With the view of showing the effects of severe prevailing winds on various varieties of trees, it may not be out of place to refer to several growing singly in hedgerows and in the margins of plantations, and other places, which the writer has an opportunity of observing daily in the course of following his occupation.

Oak, Common, although planted in favourable soils, and in moderately exposed situations, is far from being suited for situations exposed to prevailing winds. Many are to be seen both on the outside of plantations and in hedgerows, although attaining moderate size, much cut by the winds, and all one-sided, and leaning and growing towards the east, or as it were growing away from the blast, having a very stunted appearance, and in many cases covered with galls, and the leaves having a dry and curled unhealthy appearance.

The Turkey Oak grows more quickly, and does not seem to suffer from the wind to nearly the extent of the common oak, and where they are growing side by side, the Turkey oak is growing healthy and vigorous in exposed places, where the common variety has a very scrubby and unhealthy appearance.

Scarlet Oak does not stand the wind in this quarter, and in moderately exposed situations is far from doing well.

Ash.—This tree, when growing in hedgerows, where the soil has been well prepared, attains moderate size, but on the margins of plantations it makes less progress, and from its not being a first-class shelter tree, nor profitable unless clean grown, the writer does not consider it a good hedgerow or margin plant in exposed positions. If, however, it is growing in exposed situations, intermixed with other trees, it makes considerable growth, and in suitable soils will be found more profitable than many other hardwood varieties.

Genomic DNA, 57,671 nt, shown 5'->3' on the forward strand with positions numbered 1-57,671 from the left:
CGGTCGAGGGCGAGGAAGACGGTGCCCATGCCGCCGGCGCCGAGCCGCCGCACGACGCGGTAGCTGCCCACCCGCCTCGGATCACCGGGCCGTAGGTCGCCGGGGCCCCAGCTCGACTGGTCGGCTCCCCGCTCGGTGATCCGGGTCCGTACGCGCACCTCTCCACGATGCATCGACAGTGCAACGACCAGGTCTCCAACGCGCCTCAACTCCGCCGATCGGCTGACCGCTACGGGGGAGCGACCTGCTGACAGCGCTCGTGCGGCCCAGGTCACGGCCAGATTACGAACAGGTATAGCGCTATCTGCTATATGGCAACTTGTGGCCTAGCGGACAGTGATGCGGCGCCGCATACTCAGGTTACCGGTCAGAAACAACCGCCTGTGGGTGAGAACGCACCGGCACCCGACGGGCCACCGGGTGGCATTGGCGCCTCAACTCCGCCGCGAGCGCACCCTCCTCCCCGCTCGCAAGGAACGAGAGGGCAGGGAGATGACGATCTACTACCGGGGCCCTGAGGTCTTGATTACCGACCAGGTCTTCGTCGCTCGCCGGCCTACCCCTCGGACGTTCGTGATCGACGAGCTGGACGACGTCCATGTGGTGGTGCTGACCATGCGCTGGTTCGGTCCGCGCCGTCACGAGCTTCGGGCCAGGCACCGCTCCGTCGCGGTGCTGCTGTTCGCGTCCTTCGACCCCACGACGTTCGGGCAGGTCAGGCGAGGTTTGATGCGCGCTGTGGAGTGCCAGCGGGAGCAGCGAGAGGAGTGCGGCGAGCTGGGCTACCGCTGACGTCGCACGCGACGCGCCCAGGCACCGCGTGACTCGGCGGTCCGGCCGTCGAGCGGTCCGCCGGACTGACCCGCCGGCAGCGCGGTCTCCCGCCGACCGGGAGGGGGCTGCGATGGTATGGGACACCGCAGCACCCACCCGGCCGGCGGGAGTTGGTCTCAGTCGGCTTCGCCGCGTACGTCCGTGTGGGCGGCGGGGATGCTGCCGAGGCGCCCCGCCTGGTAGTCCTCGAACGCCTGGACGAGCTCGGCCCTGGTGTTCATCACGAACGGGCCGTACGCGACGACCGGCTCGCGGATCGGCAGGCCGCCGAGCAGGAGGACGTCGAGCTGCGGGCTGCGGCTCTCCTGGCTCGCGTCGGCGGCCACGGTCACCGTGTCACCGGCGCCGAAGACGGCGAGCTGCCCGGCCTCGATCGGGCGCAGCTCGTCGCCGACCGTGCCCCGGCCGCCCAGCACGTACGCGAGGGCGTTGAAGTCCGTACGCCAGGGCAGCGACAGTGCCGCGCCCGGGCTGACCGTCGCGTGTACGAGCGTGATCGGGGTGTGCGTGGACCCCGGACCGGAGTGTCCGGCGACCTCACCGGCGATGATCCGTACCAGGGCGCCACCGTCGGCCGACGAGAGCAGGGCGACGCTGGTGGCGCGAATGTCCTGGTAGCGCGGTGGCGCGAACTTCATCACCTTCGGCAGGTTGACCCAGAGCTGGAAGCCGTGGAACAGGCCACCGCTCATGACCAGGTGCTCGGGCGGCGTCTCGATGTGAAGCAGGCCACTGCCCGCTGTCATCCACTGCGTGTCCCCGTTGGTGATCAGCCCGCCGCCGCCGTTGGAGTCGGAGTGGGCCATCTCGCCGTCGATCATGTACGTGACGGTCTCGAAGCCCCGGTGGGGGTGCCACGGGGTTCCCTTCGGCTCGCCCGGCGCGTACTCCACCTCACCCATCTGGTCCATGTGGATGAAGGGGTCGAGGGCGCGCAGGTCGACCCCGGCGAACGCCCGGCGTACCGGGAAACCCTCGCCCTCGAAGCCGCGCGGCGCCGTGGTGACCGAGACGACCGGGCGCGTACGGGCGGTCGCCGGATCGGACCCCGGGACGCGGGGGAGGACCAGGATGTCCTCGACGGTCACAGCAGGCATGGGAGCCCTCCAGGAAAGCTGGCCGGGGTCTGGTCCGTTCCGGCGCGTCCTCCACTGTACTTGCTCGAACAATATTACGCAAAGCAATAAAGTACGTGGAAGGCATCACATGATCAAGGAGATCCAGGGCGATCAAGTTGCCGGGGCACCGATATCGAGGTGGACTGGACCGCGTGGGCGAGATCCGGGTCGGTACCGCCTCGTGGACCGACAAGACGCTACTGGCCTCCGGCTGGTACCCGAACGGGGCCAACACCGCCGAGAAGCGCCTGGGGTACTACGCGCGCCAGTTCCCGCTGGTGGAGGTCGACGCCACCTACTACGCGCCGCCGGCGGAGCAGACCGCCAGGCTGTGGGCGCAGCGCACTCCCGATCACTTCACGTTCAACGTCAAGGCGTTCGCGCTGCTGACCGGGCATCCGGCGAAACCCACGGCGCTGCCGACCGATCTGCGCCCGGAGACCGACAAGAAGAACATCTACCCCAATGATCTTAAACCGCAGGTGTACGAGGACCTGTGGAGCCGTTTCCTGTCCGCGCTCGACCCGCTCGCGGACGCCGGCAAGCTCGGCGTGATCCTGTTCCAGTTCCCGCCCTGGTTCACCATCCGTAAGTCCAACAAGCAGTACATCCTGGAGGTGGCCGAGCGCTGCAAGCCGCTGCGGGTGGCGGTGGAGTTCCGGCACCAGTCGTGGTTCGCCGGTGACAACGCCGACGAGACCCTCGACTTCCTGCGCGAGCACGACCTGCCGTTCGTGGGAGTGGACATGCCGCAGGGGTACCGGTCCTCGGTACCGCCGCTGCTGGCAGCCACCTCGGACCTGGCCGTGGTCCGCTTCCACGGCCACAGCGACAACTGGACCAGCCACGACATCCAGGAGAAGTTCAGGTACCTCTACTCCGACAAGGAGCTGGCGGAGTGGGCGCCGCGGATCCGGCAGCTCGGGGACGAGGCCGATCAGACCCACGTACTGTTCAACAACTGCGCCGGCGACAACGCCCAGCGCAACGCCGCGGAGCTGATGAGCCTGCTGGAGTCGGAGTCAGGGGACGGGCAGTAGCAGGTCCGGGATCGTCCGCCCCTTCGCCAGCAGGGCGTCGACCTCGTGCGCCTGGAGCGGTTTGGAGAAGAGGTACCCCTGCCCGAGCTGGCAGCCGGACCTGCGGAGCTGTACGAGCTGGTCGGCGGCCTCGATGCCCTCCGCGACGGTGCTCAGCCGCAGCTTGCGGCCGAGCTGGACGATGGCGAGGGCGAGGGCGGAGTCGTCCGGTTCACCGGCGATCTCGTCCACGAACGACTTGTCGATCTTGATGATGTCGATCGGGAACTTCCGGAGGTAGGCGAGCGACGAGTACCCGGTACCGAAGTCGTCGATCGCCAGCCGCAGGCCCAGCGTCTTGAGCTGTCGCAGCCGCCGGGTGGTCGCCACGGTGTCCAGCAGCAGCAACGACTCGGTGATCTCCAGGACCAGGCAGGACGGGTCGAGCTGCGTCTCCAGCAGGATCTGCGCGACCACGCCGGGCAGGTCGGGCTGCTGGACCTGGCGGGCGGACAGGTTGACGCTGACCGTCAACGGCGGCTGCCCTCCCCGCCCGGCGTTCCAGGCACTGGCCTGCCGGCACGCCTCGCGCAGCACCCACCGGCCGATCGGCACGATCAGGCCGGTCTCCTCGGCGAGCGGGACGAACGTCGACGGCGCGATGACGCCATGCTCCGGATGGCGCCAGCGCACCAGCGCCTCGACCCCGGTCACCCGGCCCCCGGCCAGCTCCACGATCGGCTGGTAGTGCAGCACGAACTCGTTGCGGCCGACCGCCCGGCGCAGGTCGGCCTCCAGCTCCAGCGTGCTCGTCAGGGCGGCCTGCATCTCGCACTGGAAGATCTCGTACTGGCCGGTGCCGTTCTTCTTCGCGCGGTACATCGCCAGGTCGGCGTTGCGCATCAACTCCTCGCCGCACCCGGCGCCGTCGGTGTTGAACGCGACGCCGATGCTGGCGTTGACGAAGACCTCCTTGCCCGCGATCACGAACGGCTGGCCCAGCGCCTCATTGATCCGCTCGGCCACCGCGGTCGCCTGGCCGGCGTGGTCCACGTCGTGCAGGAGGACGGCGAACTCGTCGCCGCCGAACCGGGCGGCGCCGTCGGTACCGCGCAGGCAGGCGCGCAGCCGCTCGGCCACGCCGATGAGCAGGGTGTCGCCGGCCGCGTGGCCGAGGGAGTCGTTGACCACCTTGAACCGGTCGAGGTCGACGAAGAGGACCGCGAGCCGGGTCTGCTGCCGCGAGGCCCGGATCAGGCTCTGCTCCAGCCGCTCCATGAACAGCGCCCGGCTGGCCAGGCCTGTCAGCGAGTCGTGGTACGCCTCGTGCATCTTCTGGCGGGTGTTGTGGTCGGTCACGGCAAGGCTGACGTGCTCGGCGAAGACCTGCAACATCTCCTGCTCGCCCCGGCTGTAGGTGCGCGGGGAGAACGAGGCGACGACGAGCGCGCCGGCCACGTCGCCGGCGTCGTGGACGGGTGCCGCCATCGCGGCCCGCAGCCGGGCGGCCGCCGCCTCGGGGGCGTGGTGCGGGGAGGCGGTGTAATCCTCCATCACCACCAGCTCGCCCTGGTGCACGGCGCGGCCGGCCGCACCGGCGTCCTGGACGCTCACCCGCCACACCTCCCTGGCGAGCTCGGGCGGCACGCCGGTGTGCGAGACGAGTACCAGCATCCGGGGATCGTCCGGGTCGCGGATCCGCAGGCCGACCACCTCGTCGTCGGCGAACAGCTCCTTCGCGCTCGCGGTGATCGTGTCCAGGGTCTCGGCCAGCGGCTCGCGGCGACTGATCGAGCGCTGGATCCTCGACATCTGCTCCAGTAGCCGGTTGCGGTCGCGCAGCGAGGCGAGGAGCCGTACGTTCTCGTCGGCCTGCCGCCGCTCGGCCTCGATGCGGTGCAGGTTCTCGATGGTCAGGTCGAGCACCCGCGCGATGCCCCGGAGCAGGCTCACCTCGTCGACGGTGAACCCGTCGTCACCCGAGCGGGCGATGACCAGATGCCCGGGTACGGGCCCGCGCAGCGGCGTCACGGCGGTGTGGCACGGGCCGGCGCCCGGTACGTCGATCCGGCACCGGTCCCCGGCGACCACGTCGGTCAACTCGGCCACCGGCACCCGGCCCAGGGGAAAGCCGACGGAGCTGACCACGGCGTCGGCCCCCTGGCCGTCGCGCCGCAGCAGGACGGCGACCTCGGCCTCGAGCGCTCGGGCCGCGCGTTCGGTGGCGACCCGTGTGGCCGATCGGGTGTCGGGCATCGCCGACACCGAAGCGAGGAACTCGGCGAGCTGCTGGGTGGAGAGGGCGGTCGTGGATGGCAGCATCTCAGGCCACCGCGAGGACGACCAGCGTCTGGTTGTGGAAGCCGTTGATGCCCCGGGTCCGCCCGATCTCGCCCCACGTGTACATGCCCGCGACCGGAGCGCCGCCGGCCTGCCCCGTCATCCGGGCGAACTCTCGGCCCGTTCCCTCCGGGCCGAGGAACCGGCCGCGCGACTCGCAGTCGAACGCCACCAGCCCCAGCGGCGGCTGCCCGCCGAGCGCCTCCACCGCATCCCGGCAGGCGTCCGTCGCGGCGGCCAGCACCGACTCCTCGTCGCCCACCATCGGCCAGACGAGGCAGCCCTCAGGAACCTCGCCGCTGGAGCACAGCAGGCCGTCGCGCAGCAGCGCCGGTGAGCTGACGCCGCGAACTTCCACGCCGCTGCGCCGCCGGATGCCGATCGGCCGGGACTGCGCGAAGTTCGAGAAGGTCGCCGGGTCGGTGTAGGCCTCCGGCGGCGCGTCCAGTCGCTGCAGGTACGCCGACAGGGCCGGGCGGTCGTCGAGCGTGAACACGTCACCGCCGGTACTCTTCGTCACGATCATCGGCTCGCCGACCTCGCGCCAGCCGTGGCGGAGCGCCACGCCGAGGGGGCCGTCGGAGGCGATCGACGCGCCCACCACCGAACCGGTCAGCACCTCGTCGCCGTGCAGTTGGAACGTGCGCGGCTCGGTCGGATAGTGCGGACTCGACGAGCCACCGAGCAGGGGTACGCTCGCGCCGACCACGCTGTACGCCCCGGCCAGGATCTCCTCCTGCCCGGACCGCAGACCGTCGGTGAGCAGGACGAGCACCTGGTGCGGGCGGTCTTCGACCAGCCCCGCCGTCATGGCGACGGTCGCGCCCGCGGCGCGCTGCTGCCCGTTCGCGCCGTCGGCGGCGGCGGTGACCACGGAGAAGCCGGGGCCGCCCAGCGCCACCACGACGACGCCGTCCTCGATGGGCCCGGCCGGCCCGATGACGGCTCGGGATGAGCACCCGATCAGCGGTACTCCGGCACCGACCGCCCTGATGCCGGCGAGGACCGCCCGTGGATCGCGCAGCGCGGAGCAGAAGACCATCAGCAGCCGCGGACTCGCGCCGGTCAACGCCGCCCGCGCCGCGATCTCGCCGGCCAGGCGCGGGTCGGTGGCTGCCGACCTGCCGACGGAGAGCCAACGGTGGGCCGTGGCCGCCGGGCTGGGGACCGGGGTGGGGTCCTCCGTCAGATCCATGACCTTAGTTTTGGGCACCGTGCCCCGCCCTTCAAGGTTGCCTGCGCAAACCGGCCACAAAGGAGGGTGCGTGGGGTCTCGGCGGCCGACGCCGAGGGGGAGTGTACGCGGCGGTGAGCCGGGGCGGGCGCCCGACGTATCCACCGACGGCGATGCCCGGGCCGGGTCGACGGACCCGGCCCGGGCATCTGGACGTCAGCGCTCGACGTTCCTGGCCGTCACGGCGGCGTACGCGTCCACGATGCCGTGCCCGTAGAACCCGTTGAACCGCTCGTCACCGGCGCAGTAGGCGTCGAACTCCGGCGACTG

Elm, Scotch or Wych, and English.—The former stands well in exposed hedgerows and plantations, and although not growing to extra large size, is a good shelter plant, from its having numerous branches and twigs, which yield to the breeze, without being much injured, and as it is in most cases much more upright and less blown or one-sided than the ash, the writer considers it a better margin plant for exposed plantations than any of the above-named trees. The English elm is less hardy, but in a good dry loam attains a large size even in exposed situations, and in some instances doing equally well alongside of the wych elm, growing to a large size, good shape, and with healthy foliage.